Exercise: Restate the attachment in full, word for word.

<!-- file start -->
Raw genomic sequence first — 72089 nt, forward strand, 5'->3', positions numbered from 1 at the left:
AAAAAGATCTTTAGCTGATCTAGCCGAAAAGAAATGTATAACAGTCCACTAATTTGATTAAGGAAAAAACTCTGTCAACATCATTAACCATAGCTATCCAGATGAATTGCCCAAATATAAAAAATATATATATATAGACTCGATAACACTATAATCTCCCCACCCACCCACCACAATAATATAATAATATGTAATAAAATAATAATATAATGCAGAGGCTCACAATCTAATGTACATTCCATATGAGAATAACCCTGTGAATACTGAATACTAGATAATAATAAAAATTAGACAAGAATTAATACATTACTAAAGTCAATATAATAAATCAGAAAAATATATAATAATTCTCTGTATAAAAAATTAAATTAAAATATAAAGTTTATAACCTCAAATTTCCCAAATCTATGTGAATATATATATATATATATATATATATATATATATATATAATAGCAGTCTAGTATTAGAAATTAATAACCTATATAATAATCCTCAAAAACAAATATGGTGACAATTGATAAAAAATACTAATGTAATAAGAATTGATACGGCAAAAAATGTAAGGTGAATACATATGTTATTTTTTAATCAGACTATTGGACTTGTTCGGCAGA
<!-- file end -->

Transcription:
Raw genomic sequence first — 72089 nt, forward strand, 5'->3', positions numbered from 1 at the left:
AAAAAGATCTTTAGCTGATCTAGCCGAAAAGAAATGTATAACAGTCCACTAATTTGATTAAGGAAAAAACTCTGTCAACATCATTAACCATAGCTATCCAGATGAATTGCCCAAATATAAAAAATATATATATATAGACTCGATAACACTATAATCTCCCCACCCACCCACCACAATAATATAATAATATGTAATAAAATAATAATATAATGCAGAGGCTCACAATCTAATGTACATTCCATATGAGAATAACCCTGTGAATACTGAATACTAGATAATAATAAAAATTAGACAAGAATTAATACATTACTAAAGTCAATATAATAAATCAGAAAAATATATAATAATTCTCTGTATAAAAAATTAAATTAAAATATAAAGTTTATAACCTCAAATTTCCCAAATCTATGTGAATATATATATATATATATATATATATATATATATATATAATAGCAGTCTAGTATTAGAAATTAATAACCTATATAATAATCCTCAAAAACAAATATGGTGACAATTGATAAAAAATACTAATGTAATAAGAATTGATACGGCAAAAAATGTAAGGTGAATACATATGTTATTTTTTAATCAGACTATTGGACTTGTTCGGCAGA